But the rawness fits, and the no-holds-barred, gloves-off approach. He was a fighter.

But compared to Kerouac, who so successful got his ego out of the way and was truly an observer in and of the moment, thereby capturing the drama of pure, raw, unedited experience itself, Fante's writing doesn't hold up to his own advice. IMO.
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Unread postby Liz » Sun Dec 09, 2007 9:12 pm

Parlez wrote: Right you are, Gemini ~ I wouldn't be taking advice about anything from Bandini! :freaked:

I also thought the advice sounded strange in light of the fact that, to me, it seemed Bandini spent a lot of time evading new experiences. He had a very old, well-used judgemental template through which he interpreted everything he encountered. Not the open mind I think of when I think of a person embracing life's experiences anew. Ergo, I didn't think Fante expressed any kind of real bravery through the character of Arturo.

But the rawness fits, and the no-holds-barred, gloves-off approach. He was a fighter.

But compared to Kerouac, who so successful got his ego out of the way and was truly an observer in and of the moment, thereby capturing the drama of pure, raw, unedited experience itself, Fante's writing doesn't hold up to his own advice. IMO.

I think in his case, it was more like “do as I say, but not as I do”. I agree that he evaded experiences. I think he was scared and somewhat held back by his past and his religion. I think his writing that passage was more to himself than to young writers. I think he may have been trying to encourage himself. It could also be that in his fantasy world he felt he did experience life fully…..in the raw.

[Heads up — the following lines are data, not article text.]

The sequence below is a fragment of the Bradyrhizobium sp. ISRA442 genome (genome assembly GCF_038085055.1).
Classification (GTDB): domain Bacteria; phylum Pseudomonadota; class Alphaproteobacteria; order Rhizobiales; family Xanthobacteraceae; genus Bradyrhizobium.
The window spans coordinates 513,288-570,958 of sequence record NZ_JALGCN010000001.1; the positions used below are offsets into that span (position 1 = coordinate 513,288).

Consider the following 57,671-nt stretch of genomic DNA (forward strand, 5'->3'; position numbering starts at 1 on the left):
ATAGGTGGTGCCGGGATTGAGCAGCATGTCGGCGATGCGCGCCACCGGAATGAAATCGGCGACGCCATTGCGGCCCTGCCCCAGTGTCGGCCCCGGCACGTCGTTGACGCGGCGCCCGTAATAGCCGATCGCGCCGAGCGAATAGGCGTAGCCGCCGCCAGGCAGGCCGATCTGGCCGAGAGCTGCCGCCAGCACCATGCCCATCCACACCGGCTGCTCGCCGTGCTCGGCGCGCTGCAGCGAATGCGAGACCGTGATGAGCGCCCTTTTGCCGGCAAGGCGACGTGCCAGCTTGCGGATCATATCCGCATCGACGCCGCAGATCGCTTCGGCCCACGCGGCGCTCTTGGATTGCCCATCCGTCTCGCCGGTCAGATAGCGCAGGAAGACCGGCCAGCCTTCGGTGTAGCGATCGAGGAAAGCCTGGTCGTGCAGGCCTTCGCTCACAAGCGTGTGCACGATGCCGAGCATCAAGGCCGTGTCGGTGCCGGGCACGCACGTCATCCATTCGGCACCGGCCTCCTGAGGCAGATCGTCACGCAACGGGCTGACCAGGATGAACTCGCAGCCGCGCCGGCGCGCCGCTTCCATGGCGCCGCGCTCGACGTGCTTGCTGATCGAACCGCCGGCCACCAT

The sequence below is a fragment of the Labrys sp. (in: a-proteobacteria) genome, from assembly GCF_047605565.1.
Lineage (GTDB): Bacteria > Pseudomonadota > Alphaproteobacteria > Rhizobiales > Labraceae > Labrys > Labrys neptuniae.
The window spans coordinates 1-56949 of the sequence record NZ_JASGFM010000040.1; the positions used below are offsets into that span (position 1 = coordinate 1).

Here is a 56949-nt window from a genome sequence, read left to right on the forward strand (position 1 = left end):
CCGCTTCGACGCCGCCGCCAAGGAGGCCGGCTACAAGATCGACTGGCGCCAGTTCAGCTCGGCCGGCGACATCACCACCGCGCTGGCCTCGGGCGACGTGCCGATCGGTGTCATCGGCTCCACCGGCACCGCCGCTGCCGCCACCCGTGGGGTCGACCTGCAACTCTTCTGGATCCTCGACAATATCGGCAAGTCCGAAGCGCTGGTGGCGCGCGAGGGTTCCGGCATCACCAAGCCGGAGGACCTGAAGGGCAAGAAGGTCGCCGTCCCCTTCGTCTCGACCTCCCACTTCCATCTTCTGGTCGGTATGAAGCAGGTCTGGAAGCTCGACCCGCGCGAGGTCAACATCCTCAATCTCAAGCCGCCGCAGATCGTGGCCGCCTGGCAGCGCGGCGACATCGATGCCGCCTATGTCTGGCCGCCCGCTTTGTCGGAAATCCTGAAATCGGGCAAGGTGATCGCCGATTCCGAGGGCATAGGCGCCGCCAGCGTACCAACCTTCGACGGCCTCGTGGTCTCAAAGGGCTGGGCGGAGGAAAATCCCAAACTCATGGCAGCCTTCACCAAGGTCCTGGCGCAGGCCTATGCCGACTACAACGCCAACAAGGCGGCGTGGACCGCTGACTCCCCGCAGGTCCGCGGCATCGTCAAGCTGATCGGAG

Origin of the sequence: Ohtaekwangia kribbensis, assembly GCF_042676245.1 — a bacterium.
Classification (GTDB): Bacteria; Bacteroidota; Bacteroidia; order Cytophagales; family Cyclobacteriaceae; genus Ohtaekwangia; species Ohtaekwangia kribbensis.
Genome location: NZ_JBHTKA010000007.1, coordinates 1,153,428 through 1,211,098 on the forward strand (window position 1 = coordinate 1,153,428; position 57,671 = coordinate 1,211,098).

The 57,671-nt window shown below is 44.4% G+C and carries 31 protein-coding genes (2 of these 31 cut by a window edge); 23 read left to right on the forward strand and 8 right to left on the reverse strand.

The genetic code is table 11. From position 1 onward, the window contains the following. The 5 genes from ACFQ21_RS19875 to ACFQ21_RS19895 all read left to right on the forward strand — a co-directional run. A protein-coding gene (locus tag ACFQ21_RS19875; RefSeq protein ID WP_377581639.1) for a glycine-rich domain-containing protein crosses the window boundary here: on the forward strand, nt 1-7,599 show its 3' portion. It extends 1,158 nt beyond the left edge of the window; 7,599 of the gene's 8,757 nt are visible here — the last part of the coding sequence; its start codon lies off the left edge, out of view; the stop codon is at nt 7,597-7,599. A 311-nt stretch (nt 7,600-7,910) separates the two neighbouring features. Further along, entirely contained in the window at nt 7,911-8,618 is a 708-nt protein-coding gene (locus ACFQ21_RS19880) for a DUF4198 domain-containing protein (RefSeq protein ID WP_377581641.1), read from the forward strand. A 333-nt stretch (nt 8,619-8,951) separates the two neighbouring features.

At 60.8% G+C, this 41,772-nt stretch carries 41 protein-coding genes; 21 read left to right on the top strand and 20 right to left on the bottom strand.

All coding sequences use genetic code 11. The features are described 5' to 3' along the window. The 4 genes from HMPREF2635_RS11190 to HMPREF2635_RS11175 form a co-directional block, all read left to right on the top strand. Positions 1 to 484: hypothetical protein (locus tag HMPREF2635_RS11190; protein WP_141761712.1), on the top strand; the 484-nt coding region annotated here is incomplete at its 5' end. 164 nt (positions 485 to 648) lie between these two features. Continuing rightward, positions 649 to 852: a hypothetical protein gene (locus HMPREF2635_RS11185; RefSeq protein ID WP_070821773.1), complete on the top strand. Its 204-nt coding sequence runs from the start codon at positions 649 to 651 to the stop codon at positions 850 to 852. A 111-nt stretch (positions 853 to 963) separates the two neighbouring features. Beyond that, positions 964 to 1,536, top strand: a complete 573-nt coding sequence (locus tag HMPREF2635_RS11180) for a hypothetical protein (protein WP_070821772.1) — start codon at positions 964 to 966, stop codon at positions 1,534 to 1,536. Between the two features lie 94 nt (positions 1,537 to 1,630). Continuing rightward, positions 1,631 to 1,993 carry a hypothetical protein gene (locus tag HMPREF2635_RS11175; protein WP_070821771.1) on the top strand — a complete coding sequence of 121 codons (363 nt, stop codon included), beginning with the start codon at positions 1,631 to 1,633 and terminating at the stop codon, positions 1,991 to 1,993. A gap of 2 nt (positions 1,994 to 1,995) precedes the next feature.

I think it is good advice, although, as a few of you have said, I wouldn’t be looking to Bandini for any advice. I think as I get older I get closer to living life this way…..although I have a ways to go. I have much more courage now than I did as a young adult.
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Unread postby fansmom » Sun Dec 09, 2007 9:46 pm

Liz wrote:It could also be that in his fantasy world he felt he did experience life fully…..in the raw.
Don Quixote? Walter Mitty? Snoopy and his Sopwith Camel? Don Juan De Marco?

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Unread postby gemini » Sun Dec 09, 2007 10:23 pm

fansmom wrote:
Liz wrote:It could also be that in his fantasy world he felt he did experience life fully…..in the raw.
Don Quixote? Walter Mitty? Snoopy and his Sopwith Camel? Don Juan De Marco?

Good point, If fantasy counts, Bandini is very worldly.
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Unread postby Liz » Sun Dec 09, 2007 11:12 pm

fansmom wrote:
Liz wrote:It could also be that in his fantasy world he felt he did experience life fully…..in the raw.
Don Quixote? Walter Mitty? Snoopy and his Sopwith Camel? Don Juan De Marco?


Option 4 please. :thud:
You can't judge a book by its cover.

The only thing that matters is the ending. It's the most important part of the story.